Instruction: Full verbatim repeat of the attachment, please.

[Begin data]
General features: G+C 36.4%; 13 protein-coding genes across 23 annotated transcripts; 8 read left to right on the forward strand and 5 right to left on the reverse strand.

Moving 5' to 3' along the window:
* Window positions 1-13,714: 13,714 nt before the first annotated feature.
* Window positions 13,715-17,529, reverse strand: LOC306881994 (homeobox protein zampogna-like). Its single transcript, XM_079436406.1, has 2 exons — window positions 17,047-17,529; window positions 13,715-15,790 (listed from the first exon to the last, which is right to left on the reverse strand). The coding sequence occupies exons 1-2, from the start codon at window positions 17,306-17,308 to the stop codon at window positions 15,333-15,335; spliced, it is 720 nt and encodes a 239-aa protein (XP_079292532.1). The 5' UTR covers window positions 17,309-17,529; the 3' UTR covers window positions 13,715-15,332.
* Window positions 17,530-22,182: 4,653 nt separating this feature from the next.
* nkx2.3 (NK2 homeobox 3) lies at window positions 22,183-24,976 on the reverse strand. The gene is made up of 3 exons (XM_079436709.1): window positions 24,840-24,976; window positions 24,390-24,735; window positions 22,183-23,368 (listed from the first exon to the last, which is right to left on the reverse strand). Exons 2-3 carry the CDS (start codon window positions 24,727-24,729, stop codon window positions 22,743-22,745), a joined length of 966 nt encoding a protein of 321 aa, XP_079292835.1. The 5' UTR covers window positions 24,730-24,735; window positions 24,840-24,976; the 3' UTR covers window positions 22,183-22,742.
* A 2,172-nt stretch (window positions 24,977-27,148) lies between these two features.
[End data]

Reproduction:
General features: G+C 36.4%; 13 protein-coding genes across 23 annotated transcripts; 8 read left to right on the forward strand and 5 right to left on the reverse strand.

Moving 5' to 3' along the window:
* Window positions 1-13,714: 13,714 nt before the first annotated feature.
* Window positions 13,715-17,529, reverse strand: LOC306881994 (homeobox protein zampogna-like). Its single transcript, XM_079436406.1, has 2 exons — window positions 17,047-17,529; window positions 13,715-15,790 (listed from the first exon to the last, which is right to left on the reverse strand). The coding sequence occupies exons 1-2, from the start codon at window positions 17,306-17,308 to the stop codon at window positions 15,333-15,335; spliced, it is 720 nt and encodes a 239-aa protein (XP_079292532.1). The 5' UTR covers window positions 17,309-17,529; the 3' UTR covers window positions 13,715-15,332.
* Window positions 17,530-22,182: 4,653 nt separating this feature from the next.
* nkx2.3 (NK2 homeobox 3) lies at window positions 22,183-24,976 on the reverse strand. The gene is made up of 3 exons (XM_079436709.1): window positions 24,840-24,976; window positions 24,390-24,735; window positions 22,183-23,368 (listed from the first exon to the last, which is right to left on the reverse strand). Exons 2-3 carry the CDS (start codon window positions 24,727-24,729, stop codon window positions 22,743-22,745), a joined length of 966 nt encoding a protein of 321 aa, XP_079292835.1. The 5' UTR covers window positions 24,730-24,735; window positions 24,840-24,976; the 3' UTR covers window positions 22,183-22,742.
* A 2,172-nt stretch (window positions 24,977-27,148) lies between these two features.